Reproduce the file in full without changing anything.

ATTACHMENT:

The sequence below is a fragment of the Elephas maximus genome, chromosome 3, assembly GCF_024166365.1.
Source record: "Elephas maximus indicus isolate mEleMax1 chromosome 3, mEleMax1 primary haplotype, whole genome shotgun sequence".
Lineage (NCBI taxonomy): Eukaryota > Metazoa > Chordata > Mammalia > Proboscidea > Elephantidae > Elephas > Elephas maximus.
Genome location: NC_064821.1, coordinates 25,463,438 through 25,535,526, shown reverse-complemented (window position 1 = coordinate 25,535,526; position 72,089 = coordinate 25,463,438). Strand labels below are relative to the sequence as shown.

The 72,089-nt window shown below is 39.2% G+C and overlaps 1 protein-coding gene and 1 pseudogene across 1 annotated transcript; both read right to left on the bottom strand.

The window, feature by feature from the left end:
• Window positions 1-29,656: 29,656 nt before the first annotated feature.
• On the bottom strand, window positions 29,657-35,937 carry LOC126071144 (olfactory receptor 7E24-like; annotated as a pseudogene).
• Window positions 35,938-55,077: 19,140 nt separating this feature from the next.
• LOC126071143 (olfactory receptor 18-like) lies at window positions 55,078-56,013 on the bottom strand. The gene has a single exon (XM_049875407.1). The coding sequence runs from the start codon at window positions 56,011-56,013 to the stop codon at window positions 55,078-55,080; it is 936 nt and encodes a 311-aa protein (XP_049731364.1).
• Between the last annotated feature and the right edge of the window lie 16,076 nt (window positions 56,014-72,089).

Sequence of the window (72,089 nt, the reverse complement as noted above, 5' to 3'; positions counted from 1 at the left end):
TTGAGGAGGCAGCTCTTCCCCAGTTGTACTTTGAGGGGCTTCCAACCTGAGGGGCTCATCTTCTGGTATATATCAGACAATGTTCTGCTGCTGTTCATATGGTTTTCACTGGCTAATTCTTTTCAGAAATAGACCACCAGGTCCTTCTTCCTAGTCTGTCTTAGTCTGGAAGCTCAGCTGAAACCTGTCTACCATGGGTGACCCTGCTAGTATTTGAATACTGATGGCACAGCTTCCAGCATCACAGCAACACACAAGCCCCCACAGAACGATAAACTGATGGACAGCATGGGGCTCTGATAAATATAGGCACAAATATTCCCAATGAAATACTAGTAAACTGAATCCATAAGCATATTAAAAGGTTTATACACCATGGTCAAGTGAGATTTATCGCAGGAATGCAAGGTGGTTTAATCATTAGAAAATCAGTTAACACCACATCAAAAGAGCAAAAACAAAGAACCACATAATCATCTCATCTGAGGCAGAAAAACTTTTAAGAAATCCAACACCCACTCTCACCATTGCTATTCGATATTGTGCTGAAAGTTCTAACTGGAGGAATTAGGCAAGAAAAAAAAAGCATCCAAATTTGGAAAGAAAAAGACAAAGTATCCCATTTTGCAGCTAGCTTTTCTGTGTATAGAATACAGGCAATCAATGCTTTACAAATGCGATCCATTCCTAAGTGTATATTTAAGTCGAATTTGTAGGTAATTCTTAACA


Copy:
The sequence below is a fragment of the Elephas maximus genome, chromosome 3, assembly GCF_024166365.1.
Source record: "Elephas maximus indicus isolate mEleMax1 chromosome 3, mEleMax1 primary haplotype, whole genome shotgun sequence".
Lineage (NCBI taxonomy): Eukaryota > Metazoa > Chordata > Mammalia > Proboscidea > Elephantidae > Elephas > Elephas maximus.
Genome location: NC_064821.1, coordinates 25,463,438 through 25,535,526, shown reverse-complemented (window position 1 = coordinate 25,535,526; position 72,089 = coordinate 25,463,438). Strand labels below are relative to the sequence as shown.

The 72,089-nt window shown below is 39.2% G+C and overlaps 1 protein-coding gene and 1 pseudogene across 1 annotated transcript; both read right to left on the bottom strand.

The window, feature by feature from the left end:
• Window positions 1-29,656: 29,656 nt before the first annotated feature.
• On the bottom strand, window positions 29,657-35,937 carry LOC126071144 (olfactory receptor 7E24-like; annotated as a pseudogene).
• Window positions 35,938-55,077: 19,140 nt separating this feature from the next.
• LOC126071143 (olfactory receptor 18-like) lies at window positions 55,078-56,013 on the bottom strand. The gene has a single exon (XM_049875407.1). The coding sequence runs from the start codon at window positions 56,011-56,013 to the stop codon at window positions 55,078-55,080; it is 936 nt and encodes a 311-aa protein (XP_049731364.1).
• Between the last annotated feature and the right edge of the window lie 16,076 nt (window positions 56,014-72,089).

Sequence of the window (72,089 nt, the reverse complement as noted above, 5' to 3'; positions counted from 1 at the left end):
TTGAGGAGGCAGCTCTTCCCCAGTTGTACTTTGAGGGGCTTCCAACCTGAGGGGCTCATCTTCTGGTATATATCAGACAATGTTCTGCTGCTGTTCATATGGTTTTCACTGGCTAATTCTTTTCAGAAATAGACCACCAGGTCCTTCTTCCTAGTCTGTCTTAGTCTGGAAGCTCAGCTGAAACCTGTCTACCATGGGTGACCCTGCTAGTATTTGAATACTGATGGCACAGCTTCCAGCATCACAGCAACACACAAGCCCCCACAGAACGATAAACTGATGGACAGCATGGGGCTCTGATAAATATAGGCACAAATATTCCCAATGAAATACTAGTAAACTGAATCCATAAGCATATTAAAAGGTTTATACACCATGGTCAAGTGAGATTTATCGCAGGAATGCAAGGTGGTTTAATCATTAGAAAATCAGTTAACACCACATCAAAAGAGCAAAAACAAAGAACCACATAATCATCTCATCTGAGGCAGAAAAACTTTTAAGAAATCCAACACCCACTCTCACCATTGCTATTCGATATTGTGCTGAAAGTTCTAACTGGAGGAATTAGGCAAGAAAAAAAAAGCATCCAAATTTGGAAAGAAAAAGACAAAGTATCCCATTTTGCAGCTAGCTTTTCTGTGTATAGAATACAGGCAATCAATGCTTTACAAATGCGATCCATTCCTAAGTGTATATTTAAGTCGAATTTGTAGGTAATTCTTAACA